Digital animation studio REALTIME was behind the dragon creatures in fantasy TV drama, The Watch, for BBC America.
The two dragons, one as large as a jumbo jet and the other small enough to fit in your pocket, made their on-screen debuts in January, in ‘The Watch’; a character-driven drama follows several of Terry Pratchett’s best-loved creations on a “riotous and emotional odyssey.”
For REALTIME, executive producer Jonathan Rawlinson said: “This was a unique project and the ultimate animated fantasy challenge. The smaller dragon, ‘Goodboy’, could fit in the palm of your hand. While the other colossal ‘Noble’ Dragon was a behemoth with enough firepower to destroy a city.
“We’d considered using real lizards. We thought we might combine elements like wings and fire in post-production. But, the camera tests using lizards weren’t what we’d hoped. CGI, however, gave us the perfect blend of creative licence and control.”
Richard Stokes, executive producer, BBC Studios, continued: “I know this was a demanding brief. But the results demonstrate how well we worked together with REALTIME.
“We wanted the smaller Goodboy dragon to have real character and a charm on screen. We visualised a rescue puppy to help us understand the kind of emotional response we wanted Goodboy to elicit from viewers. He had broken wings and scars. His skin was modelled on an ‘armadillo lizard’ with armour-like ‘sections’. This was easier to animate than traditional lizard skin, so helped with the budget.”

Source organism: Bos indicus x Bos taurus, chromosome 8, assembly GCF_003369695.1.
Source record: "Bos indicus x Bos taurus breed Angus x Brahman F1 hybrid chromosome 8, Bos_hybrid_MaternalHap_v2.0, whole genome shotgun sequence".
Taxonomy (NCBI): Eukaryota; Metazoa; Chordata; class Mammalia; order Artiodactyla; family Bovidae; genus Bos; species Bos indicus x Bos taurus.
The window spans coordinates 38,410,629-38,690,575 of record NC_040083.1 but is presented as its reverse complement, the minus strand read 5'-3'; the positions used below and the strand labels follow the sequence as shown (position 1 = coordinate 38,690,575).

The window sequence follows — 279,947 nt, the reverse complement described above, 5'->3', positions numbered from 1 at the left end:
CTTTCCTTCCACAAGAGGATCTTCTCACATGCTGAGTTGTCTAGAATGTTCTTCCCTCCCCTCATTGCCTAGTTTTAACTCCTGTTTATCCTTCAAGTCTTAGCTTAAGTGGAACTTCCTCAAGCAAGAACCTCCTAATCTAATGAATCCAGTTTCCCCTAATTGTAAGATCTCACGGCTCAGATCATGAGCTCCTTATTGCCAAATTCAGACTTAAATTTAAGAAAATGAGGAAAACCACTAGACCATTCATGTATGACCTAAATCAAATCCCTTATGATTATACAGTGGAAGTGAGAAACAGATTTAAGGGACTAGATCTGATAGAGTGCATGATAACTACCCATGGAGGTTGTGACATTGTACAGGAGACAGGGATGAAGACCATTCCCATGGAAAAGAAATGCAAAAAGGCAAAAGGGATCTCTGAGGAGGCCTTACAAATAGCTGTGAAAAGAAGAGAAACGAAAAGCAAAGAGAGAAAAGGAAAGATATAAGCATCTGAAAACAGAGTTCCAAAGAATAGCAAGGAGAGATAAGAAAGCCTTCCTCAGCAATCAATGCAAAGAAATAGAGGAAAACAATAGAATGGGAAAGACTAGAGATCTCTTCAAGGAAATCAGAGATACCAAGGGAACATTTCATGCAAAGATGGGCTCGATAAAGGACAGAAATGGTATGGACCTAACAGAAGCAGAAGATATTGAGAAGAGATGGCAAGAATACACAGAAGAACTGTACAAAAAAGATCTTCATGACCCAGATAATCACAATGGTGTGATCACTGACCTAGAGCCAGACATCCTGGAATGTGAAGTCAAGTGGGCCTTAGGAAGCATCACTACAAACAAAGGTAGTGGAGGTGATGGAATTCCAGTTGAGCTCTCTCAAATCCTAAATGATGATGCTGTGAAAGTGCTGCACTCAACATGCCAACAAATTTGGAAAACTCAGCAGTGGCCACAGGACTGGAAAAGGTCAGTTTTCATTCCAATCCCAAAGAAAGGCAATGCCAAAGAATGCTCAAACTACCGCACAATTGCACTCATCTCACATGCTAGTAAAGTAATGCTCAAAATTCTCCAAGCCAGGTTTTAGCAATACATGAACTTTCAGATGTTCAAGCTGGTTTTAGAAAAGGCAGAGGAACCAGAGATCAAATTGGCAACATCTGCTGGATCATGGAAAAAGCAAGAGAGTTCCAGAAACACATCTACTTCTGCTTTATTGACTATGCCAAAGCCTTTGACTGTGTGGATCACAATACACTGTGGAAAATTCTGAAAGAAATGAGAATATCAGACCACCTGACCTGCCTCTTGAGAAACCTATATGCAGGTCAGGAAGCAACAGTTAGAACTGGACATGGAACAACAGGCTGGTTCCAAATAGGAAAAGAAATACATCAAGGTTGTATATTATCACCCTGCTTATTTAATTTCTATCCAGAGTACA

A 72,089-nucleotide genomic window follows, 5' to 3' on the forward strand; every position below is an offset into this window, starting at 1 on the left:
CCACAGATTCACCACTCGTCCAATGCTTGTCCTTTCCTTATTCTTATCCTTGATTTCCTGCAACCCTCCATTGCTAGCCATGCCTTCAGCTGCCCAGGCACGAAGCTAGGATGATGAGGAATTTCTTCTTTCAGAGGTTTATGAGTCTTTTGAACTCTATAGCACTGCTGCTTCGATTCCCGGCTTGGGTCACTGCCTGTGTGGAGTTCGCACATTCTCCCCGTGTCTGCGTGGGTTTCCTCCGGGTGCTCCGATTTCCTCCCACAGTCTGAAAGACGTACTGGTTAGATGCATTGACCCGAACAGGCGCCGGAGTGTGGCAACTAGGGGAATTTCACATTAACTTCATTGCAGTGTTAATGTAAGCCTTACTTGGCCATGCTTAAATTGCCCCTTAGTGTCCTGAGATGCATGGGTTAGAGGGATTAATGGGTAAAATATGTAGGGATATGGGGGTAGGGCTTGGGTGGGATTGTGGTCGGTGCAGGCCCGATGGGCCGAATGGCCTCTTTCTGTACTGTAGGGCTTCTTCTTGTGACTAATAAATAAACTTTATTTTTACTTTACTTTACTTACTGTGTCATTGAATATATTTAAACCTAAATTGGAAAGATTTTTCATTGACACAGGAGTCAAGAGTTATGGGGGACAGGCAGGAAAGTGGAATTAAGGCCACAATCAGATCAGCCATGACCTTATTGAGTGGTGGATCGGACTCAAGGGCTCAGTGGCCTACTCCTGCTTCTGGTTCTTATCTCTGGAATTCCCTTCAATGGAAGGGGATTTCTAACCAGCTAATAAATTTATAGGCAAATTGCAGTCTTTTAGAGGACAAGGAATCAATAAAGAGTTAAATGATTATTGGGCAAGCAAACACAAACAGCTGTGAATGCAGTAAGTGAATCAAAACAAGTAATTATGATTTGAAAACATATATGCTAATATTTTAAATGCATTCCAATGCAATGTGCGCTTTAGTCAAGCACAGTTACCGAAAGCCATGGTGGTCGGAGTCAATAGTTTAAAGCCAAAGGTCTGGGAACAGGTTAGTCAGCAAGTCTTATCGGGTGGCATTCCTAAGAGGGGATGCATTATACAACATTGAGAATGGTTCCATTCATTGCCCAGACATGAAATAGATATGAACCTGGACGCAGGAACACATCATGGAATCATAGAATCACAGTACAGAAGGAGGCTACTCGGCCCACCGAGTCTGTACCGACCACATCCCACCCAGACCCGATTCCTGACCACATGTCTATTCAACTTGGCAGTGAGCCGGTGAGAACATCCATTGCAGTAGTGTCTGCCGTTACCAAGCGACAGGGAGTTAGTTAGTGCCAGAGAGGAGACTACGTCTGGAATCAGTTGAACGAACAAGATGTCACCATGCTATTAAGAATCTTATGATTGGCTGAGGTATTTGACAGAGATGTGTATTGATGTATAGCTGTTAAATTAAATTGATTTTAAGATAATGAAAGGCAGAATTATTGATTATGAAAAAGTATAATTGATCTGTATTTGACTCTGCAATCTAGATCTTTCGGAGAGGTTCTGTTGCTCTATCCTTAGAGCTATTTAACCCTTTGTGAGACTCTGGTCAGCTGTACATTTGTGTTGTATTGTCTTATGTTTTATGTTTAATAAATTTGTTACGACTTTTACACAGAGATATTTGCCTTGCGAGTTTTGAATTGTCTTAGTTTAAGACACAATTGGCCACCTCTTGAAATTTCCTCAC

“The huge Noble dragon was an even bigger challenge. We were determined that it wouldn’t look like any other dragon ever seen before. Our answer was to create the first-ever ‘smoke’ dragon – neither completely visible nor entirely opaque. The results are truly menacing.
“It was big and scary with the fearsome power to demolish a city; only without demolishing our CG budget!”
Initial skeletal versions of the dragons gave producers an early glimpse of how the dragons would move and react. Even though Noble dragon was made of smoke, a version was rendered with scales to help the REALTIME team better understand how it would move and react. Flight tests used a simple rig draped in smoke. Finally, fire was added before committing to the fully-rigged character.
Jonathan Rawlinson added: “We’ve adapted the way we work, as we must. Many of the fine-tuning discussions happened remotely over video calls. It didn’t stop us innovating a dragon that worked believably in both daylight and night.
“Whilst Noble conveyed sheer size and jeopardy, Goodboy transitioned from cute to deadly in minute detail. This was a great production to be part of. We hope viewers love the characters as much as we enjoyed creating them.”
The Watch is currently available to watch on BBC America.
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